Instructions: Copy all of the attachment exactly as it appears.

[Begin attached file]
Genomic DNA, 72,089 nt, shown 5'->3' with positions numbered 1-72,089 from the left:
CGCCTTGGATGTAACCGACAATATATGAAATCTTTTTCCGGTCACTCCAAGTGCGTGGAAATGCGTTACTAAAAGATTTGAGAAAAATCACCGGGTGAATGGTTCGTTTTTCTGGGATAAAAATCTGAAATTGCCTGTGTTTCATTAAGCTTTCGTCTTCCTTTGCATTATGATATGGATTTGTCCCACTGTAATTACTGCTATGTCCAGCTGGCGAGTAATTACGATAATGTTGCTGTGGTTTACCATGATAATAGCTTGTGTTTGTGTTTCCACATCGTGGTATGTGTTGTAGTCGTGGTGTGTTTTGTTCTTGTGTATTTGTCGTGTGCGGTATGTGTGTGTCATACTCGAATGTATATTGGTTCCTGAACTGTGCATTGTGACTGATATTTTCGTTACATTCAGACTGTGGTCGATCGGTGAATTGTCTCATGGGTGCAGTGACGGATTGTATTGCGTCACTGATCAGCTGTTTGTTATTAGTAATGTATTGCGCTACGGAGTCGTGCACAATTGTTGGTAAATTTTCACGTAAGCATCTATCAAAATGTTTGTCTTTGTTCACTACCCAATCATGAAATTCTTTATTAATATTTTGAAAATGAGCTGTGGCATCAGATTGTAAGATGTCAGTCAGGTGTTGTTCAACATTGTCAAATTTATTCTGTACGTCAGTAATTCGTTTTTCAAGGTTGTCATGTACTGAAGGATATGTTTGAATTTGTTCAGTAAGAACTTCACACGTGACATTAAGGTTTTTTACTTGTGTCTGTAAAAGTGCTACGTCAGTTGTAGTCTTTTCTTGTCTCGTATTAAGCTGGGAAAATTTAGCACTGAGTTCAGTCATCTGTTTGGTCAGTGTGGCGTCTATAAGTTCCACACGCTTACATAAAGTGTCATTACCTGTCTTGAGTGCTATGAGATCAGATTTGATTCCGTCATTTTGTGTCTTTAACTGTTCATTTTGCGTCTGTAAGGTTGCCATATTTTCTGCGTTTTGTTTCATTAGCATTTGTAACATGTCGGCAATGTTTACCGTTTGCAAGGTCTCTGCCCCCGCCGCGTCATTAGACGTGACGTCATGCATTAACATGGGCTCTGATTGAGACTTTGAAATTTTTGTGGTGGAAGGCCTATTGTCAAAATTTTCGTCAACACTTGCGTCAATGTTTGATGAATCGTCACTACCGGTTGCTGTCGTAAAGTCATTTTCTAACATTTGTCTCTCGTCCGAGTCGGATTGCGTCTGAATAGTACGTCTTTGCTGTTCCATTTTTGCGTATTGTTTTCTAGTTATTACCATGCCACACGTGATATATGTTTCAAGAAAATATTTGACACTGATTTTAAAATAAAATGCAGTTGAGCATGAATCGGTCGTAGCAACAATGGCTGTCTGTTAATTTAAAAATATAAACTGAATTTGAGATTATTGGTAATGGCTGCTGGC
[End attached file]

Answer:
Genomic DNA, 72,089 nt, shown 5'->3' with positions numbered 1-72,089 from the left:
CGCCTTGGATGTAACCGACAATATATGAAATCTTTTTCCGGTCACTCCAAGTGCGTGGAAATGCGTTACTAAAAGATTTGAGAAAAATCACCGGGTGAATGGTTCGTTTTTCTGGGATAAAAATCTGAAATTGCCTGTGTTTCATTAAGCTTTCGTCTTCCTTTGCATTATGATATGGATTTGTCCCACTGTAATTACTGCTATGTCCAGCTGGCGAGTAATTACGATAATGTTGCTGTGGTTTACCATGATAATAGCTTGTGTTTGTGTTTCCACATCGTGGTATGTGTTGTAGTCGTGGTGTGTTTTGTTCTTGTGTATTTGTCGTGTGCGGTATGTGTGTGTCATACTCGAATGTATATTGGTTCCTGAACTGTGCATTGTGACTGATATTTTCGTTACATTCAGACTGTGGTCGATCGGTGAATTGTCTCATGGGTGCAGTGACGGATTGTATTGCGTCACTGATCAGCTGTTTGTTATTAGTAATGTATTGCGCTACGGAGTCGTGCACAATTGTTGGTAAATTTTCACGTAAGCATCTATCAAAATGTTTGTCTTTGTTCACTACCCAATCATGAAATTCTTTATTAATATTTTGAAAATGAGCTGTGGCATCAGATTGTAAGATGTCAGTCAGGTGTTGTTCAACATTGTCAAATTTATTCTGTACGTCAGTAATTCGTTTTTCAAGGTTGTCATGTACTGAAGGATATGTTTGAATTTGTTCAGTAAGAACTTCACACGTGACATTAAGGTTTTTTACTTGTGTCTGTAAAAGTGCTACGTCAGTTGTAGTCTTTTCTTGTCTCGTATTAAGCTGGGAAAATTTAGCACTGAGTTCAGTCATCTGTTTGGTCAGTGTGGCGTCTATAAGTTCCACACGCTTACATAAAGTGTCATTACCTGTCTTGAGTGCTATGAGATCAGATTTGATTCCGTCATTTTGTGTCTTTAACTGTTCATTTTGCGTCTGTAAGGTTGCCATATTTTCTGCGTTTTGTTTCATTAGCATTTGTAACATGTCGGCAATGTTTACCGTTTGCAAGGTCTCTGCCCCCGCCGCGTCATTAGACGTGACGTCATGCATTAACATGGGCTCTGATTGAGACTTTGAAATTTTTGTGGTGGAAGGCCTATTGTCAAAATTTTCGTCAACACTTGCGTCAATGTTTGATGAATCGTCACTACCGGTTGCTGTCGTAAAGTCATTTTCTAACATTTGTCTCTCGTCCGAGTCGGATTGCGTCTGAATAGTACGTCTTTGCTGTTCCATTTTTGCGTATTGTTTTCTAGTTATTACCATGCCACACGTGATATATGTTTCAAGAAAATATTTGACACTGATTTTAAAATAAAATGCAGTTGAGCATGAATCGGTCGTAGCAACAATGGCTGTCTGTTAATTTAAAAATATAAACTGAATTTGAGATTATTGGTAATGGCTGCTGGC